Can revenue growth due to digital initiatives outweigh poor digital IQ?

In the last five years since I have tracked PwC's Digital IQ Survey, the term 'digital' has gone from becoming cool to almost abominable.

Can revenue growth due to digital initiatives outweigh poor digital IQ? - CIO&Leader

Can revenue growth due to digital initiatives outweigh poor digital IQ?

In the last five years since I have tracked PwC's Digital IQ Survey, the term 'digital' has gone from becoming cool to almost abominable.

Almost every conversation today is around digital transformation.

The term 'digital technologies' has become common usage since the term 'SMAC' was concocted in 2012. The SMAC Stack actually played a really important role in transforming your organization's business model. It was not just cloud but a combination of these digital technologies that presented a remarkable opportunity for enterprises and CIOs to latch onto.

Today it is impossible to imagine a smartphone without its apps, disconnected from the Web, the cloud and your personal networks. Today these technologies (read SMAC) are a given if your company is on the digital transformation path.

But there's more.

According to PwC's Digital IQ Survey 2017, executives expect the internet of things (IoT) and artificial intelligence to bring about the biggest change - with 73% say they are investing in IoT and 54% in AI. What is even more interesting is that the executives plan to increase their investments in Robotics (31%), 3-D printing (17%), Augmented reality (24%), Virtual reality (15%), Drones (14%) and Blockchain (11%) in the next three years.

 

 

Unfortunately, just 7% of executives say that combating new industry entrants drove their digital investments.

However, the report reassures that "meaningful investments" are flowing to the IoT and AI, and substantial growth is expected across a broader spectrum of technologies during the next three years, in both the enterprise and start-up communities.

While it is clear that there are growing investments in digital technologies, the reason for the surplus in these investments is completely misconstrued. Instead of putting the focus on being disruptive, nearly three-quarters (73%) cite revenue growth as a top benefit of their digital initiatives, followed by increased profits (47%) and reduced costs (40%).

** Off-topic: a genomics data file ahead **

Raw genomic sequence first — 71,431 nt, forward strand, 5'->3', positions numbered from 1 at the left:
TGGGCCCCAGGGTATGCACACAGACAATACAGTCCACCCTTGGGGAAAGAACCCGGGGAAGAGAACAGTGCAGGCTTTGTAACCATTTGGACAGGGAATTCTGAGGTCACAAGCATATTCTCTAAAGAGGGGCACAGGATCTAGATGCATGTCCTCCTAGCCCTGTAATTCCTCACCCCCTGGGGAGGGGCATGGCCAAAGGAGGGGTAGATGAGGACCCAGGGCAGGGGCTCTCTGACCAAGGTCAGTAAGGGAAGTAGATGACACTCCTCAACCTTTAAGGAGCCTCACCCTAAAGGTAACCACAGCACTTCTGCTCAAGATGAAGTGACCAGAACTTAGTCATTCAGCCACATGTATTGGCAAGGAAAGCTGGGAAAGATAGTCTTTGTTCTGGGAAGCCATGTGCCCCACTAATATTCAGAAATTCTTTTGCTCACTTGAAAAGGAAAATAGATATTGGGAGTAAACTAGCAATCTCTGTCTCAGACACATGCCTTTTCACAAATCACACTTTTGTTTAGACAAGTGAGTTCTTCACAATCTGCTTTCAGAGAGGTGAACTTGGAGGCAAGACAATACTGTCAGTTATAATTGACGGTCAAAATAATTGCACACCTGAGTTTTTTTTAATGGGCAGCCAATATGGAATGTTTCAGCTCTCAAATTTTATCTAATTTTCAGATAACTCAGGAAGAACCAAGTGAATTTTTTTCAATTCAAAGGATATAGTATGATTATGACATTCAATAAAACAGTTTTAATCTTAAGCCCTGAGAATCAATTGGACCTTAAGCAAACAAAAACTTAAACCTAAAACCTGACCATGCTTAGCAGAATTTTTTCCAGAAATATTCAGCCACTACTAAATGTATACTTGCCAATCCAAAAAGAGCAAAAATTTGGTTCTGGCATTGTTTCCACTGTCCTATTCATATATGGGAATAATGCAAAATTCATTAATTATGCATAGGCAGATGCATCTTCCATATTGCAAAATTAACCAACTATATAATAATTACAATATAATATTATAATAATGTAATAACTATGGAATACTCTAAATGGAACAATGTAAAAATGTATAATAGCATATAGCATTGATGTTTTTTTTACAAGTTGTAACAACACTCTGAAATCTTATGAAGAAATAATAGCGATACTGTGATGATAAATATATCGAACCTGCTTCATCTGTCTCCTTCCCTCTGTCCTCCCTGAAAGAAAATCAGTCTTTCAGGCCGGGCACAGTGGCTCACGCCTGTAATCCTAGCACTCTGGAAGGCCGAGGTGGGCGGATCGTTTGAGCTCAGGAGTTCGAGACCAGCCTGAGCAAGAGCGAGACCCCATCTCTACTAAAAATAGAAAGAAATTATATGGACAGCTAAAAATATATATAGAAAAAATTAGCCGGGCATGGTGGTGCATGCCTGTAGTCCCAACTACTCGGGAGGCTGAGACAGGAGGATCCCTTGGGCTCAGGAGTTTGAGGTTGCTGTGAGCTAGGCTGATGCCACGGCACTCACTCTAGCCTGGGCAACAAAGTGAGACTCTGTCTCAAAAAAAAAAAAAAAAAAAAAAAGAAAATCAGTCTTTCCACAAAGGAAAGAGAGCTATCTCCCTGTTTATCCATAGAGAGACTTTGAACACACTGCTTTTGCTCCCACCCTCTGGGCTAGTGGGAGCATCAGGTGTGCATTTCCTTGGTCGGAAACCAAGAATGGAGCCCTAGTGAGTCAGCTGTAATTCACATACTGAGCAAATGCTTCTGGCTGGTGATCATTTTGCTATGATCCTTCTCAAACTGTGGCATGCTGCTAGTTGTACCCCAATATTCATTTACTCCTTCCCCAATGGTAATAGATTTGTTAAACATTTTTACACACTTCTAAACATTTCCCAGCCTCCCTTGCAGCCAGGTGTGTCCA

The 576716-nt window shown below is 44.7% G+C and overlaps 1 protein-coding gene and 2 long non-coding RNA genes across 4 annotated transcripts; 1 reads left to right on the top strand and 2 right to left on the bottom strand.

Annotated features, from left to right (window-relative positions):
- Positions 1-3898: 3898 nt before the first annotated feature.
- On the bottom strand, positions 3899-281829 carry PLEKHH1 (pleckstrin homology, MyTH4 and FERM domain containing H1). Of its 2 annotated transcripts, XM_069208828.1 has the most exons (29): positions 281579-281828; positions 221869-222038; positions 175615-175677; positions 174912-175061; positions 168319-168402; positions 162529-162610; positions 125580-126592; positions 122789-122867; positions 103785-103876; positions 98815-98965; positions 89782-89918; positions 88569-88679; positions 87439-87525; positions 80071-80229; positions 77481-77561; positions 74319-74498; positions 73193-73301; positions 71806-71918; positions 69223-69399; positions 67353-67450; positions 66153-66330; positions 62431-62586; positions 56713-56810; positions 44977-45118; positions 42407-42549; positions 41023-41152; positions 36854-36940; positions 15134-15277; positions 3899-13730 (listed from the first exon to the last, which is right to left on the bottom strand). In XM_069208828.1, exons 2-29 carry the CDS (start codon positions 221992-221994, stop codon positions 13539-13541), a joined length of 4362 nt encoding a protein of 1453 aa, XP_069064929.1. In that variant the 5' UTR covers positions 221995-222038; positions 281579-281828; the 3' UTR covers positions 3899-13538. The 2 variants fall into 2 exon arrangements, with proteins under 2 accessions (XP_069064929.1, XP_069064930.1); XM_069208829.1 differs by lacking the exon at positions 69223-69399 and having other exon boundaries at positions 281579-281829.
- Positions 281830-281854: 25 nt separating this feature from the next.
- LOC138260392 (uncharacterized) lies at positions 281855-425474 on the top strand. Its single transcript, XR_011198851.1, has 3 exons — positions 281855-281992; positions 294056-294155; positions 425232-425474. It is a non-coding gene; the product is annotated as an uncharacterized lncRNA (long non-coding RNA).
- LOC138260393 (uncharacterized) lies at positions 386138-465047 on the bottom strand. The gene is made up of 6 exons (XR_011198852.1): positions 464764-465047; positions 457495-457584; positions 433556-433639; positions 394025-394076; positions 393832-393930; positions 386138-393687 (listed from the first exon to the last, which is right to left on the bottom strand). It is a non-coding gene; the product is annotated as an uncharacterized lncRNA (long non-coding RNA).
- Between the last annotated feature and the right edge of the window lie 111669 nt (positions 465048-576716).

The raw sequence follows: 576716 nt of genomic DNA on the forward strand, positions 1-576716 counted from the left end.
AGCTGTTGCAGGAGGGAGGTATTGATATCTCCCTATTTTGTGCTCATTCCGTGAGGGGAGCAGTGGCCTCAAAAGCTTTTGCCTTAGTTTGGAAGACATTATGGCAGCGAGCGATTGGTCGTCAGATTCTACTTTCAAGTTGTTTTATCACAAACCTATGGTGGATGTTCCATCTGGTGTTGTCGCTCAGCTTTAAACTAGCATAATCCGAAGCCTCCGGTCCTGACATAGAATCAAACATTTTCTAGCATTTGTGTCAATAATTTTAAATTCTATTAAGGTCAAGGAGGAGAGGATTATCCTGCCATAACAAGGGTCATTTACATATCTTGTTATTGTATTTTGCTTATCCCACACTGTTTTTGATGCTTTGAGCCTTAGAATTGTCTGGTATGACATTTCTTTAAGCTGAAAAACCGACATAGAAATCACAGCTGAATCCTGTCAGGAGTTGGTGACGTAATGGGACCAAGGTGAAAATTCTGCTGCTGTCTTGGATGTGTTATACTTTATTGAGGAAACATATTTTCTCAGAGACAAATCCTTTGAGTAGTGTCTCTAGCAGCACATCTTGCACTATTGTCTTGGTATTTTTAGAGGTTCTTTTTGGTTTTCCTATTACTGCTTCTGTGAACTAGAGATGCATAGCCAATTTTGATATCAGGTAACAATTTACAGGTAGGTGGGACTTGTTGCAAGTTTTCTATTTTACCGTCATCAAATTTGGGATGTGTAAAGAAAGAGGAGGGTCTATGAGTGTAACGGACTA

Moreover, the survey indicates that only a few companies today have a team dedicated to exploring emerging technology than in years past. The rest rely on ad hoc teams or outsourcing, and many (49%) still determine their adoption of new technologies by evaluating the latest available tools, rather than proactively exploring new innovations with specific business needs in mind (40%).

One of the main reasons for organizations turning to ad hoc teams or outsourcing is the lack of skills. According to the report, one-quarter (25%) of respondents say they use external resources even when they have skilled workers in-house, because it is too difficult or too slow to work with internal teams; 42% say third parties are less expensive. In summary, the available skills aren't enough to amount to the emerging technologies.

Finally, the report warns that the company leaders today are no better equipped to handle the changes coming their way than they were in 2007. This, keeping in mind, the evolution of the role of the CIO as a strategic leader and the birth of new roles, such as Chief Data Officer and Chief Digital Officer. In fact, only 52% of companies surveyed this year rate their Digital IQ as strong as compared to 67% in 2016.

You can blame it on the ever advancing and rapidly evolving modern technology or the lack of pace-keeping ability of the leaders. Whatever it is, leaders need to work on growing their digital aptitude rather than focusing on simply growing their revenues.

Add new comment